Author Archive

Sea Level Curves: Simples

November 22, 2010 Comments off


1977 – Introduced by Dr Peter Vail and his team on behalf of ESSO Oil Company as a method for interpreting seismic cross sections. This means that they were taking a section of the sea bed, in this case a section used for drilling for petroleum, firing in seismic waves and measuring where they are reflected in the rock by unconformities. In the seas beds, this represents a change in sea level. This could be isostatic or eustatic. Read more…

Categories: Group Work

Lithostratigraphic Correlation

November 16, 2010 Comments off


By Ed, Annabel and Callum

This is mostly based on using rock types in a series of beds, or more likely a sequence of beds in succession, usually with a marker horizon, a very distict bed that can be followed across all others, like a red oxide bed in a sequence of dark rocks.


  1. correlation using a sequence of beds – For example if there was a layer of sandstone followed by conglomerate in two bore samples, you could link that area of the bed as forming at the same time. However, fossil evidence must also be used so as the dating can be made certain, as bed sequencing is quite weak evidence. The fossil type is not so much as important as the amount of fossil found in the rock  and they are used mainly in sequencing rocks containing coal and opposite rocks.
  2. bed thicknesses – Similar to reading a barcode, if the same sequence and relative size of beds comes up as a pattern in a number of bore samples, it is safe to assume that the beds below will follow the same order more or less. This is important when drilling for coal, because if in one bore sample you find a correlating sequence from another previously drilled area, you can work out if it is economically beneficial to drill below. For example, in the incredibly accurate image below, we can see repetition in the layers of bands, with which we can assert they are the same beds that have been squeezed.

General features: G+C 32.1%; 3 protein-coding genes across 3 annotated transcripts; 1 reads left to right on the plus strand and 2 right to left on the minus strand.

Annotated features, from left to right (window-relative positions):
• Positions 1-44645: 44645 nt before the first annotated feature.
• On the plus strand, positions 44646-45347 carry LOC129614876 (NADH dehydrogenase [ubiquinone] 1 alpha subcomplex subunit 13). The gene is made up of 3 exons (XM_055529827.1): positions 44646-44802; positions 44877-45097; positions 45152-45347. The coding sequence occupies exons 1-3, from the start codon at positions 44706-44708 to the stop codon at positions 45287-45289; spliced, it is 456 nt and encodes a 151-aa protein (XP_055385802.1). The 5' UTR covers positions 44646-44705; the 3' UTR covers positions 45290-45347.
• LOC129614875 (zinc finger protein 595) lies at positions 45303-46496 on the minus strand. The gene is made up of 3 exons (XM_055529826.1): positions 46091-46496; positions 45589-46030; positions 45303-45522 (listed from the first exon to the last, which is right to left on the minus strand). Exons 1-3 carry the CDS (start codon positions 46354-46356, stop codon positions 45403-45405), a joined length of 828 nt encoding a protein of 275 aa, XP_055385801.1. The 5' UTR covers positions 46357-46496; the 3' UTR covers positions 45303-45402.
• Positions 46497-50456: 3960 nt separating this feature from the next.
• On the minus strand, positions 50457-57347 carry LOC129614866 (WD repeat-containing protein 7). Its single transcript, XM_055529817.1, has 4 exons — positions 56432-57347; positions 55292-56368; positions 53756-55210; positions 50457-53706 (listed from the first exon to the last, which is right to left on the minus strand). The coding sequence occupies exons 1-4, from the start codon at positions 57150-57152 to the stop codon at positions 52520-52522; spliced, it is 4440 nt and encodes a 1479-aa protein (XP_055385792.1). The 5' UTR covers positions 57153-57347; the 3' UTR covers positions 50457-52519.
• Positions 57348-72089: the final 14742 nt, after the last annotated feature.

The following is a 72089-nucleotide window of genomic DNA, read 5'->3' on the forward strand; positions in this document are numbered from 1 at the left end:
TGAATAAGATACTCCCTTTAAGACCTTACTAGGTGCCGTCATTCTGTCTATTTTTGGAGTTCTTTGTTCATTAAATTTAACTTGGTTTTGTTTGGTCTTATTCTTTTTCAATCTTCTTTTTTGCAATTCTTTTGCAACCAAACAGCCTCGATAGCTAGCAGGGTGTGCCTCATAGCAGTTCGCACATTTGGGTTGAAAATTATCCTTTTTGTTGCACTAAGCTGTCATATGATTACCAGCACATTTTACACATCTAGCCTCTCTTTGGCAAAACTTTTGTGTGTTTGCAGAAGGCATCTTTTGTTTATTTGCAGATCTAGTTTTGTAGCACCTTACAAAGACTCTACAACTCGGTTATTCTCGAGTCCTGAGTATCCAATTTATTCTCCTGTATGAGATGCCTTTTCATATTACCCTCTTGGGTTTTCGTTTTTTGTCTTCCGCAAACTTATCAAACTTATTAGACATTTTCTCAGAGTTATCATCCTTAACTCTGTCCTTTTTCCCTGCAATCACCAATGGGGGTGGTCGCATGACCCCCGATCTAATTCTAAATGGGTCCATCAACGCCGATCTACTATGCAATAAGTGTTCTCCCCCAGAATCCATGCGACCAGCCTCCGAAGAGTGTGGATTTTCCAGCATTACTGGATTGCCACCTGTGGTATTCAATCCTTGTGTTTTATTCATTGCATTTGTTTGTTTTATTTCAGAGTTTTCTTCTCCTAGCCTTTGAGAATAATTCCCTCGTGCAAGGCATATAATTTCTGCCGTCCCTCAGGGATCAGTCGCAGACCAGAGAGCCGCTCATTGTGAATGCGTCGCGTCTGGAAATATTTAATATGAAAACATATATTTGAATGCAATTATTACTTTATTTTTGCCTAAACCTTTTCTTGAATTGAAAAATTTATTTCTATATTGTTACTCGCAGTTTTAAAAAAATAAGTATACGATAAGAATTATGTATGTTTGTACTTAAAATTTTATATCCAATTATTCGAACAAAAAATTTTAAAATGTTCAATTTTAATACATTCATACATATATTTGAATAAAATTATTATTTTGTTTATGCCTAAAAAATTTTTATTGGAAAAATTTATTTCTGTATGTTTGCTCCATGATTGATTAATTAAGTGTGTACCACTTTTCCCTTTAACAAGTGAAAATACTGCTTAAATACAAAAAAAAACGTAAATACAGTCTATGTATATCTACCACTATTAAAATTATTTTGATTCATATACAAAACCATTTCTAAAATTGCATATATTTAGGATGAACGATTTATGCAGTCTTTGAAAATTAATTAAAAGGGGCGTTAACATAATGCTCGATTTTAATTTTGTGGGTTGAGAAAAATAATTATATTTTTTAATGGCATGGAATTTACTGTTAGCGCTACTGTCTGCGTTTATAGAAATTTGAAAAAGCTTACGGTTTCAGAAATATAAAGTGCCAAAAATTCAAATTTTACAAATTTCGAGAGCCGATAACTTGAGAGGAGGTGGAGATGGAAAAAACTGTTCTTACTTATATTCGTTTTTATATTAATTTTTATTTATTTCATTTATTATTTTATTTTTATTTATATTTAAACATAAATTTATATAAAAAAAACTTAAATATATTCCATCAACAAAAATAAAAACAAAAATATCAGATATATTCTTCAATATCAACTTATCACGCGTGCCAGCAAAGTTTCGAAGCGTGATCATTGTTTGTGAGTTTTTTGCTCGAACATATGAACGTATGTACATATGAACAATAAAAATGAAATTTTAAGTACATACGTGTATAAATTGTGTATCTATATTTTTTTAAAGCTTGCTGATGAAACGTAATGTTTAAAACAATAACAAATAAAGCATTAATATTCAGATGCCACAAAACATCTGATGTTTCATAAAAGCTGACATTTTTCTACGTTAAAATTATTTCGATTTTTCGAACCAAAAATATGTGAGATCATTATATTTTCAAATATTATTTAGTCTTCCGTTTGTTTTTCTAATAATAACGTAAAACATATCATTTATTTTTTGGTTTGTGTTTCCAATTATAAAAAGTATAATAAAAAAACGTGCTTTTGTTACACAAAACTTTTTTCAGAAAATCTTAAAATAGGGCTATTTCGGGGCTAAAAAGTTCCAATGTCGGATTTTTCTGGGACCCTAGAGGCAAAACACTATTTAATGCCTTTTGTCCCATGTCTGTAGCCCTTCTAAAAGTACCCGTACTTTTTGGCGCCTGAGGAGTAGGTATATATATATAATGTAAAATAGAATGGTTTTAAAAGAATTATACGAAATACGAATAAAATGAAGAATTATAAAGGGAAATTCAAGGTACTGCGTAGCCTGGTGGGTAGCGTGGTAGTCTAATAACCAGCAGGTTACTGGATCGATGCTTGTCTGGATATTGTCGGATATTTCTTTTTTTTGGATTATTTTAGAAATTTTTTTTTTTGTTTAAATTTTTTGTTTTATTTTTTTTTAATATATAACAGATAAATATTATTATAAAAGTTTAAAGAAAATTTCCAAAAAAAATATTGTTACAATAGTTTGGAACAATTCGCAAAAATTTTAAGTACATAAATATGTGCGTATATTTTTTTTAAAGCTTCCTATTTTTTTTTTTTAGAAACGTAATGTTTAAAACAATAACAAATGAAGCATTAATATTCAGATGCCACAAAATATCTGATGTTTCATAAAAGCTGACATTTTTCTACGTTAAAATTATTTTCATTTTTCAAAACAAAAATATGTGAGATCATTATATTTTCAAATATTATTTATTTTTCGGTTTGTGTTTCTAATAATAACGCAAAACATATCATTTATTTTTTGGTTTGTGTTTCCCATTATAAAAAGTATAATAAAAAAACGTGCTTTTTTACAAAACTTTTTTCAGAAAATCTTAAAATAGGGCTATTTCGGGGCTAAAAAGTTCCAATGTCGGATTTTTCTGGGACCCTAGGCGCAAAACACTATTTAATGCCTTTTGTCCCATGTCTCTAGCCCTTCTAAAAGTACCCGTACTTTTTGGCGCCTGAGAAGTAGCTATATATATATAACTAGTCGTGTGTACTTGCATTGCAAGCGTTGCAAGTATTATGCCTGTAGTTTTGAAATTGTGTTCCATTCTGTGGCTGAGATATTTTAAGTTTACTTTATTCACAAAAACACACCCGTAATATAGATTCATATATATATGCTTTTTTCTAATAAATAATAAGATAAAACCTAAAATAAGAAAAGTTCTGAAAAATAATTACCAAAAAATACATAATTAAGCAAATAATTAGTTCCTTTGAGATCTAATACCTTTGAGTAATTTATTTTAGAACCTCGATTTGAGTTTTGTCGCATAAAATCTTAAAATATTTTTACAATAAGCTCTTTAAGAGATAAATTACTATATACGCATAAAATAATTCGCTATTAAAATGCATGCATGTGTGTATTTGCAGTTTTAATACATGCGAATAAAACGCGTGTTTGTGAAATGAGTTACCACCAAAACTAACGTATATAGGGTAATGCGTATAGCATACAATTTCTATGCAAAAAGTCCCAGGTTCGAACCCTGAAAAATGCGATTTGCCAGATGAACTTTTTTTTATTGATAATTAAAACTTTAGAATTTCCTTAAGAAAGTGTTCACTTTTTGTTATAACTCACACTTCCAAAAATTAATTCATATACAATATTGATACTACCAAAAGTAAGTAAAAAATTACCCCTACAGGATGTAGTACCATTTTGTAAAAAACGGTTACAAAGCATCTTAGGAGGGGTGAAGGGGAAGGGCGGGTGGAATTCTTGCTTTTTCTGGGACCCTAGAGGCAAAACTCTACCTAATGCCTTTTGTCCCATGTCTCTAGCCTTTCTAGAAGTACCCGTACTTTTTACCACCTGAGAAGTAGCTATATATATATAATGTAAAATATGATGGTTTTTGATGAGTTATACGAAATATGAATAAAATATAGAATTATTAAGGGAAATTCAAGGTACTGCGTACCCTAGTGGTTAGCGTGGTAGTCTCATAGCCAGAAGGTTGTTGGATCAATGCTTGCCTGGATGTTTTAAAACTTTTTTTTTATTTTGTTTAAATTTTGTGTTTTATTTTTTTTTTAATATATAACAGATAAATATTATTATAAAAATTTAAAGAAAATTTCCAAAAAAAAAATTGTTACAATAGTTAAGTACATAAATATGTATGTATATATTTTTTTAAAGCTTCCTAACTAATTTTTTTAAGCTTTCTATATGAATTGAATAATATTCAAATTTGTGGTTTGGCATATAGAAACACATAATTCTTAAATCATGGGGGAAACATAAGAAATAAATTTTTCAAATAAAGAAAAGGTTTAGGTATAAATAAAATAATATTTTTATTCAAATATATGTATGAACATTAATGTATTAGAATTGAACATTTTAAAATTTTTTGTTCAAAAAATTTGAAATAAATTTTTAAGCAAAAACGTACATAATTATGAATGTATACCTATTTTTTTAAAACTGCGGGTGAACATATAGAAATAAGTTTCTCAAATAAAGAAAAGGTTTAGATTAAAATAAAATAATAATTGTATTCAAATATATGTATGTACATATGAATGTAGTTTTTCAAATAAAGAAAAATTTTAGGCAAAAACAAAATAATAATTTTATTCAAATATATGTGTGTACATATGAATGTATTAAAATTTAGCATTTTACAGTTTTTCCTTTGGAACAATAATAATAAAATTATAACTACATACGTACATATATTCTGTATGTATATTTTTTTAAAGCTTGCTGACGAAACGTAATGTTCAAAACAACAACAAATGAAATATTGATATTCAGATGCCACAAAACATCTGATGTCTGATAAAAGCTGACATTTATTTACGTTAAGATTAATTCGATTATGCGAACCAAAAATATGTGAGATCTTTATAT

3. Rare minerals – The cretacious/tertiary border is always found by correlating the prescence of the mineral iridium, from an asteroid inpact

Coal seams that can be correlated through bed sequence. ©Ed 2010


1.  Lateral Variation – where sediments change type horizontally.

  • Sedimentary deposits change in thickness laterally e.g. closer to the source of the sediment beds may be thicker but further away they may be thinner.
  • In a fluvial environment, point bar sands are being deposited at the same time as flood plain clays. In a shallow sea environment there will be sandstones being laid down close to the beach while at the same time clays are ebing deposited offshore in low energy environments.
  • Deltaic sediments have different sediments forming in the delta top, fron and offshore at the same time.

2. Diachronous Beds – Where one sediment type is laid down at different times.

  • The result is beds which cut “across time”.
  • e.g. a delta building out into sea. Over the years a continuous layer of sands is left behind. These sands get younger from land to sea – they are NOT the same age. The same is true for the other rock types in a delta cycle.


In summary this shows that it is very hard to tell of any correlation in the rock. Although it is helpful for overall sequencing when used with other methods.

Categories: Group Work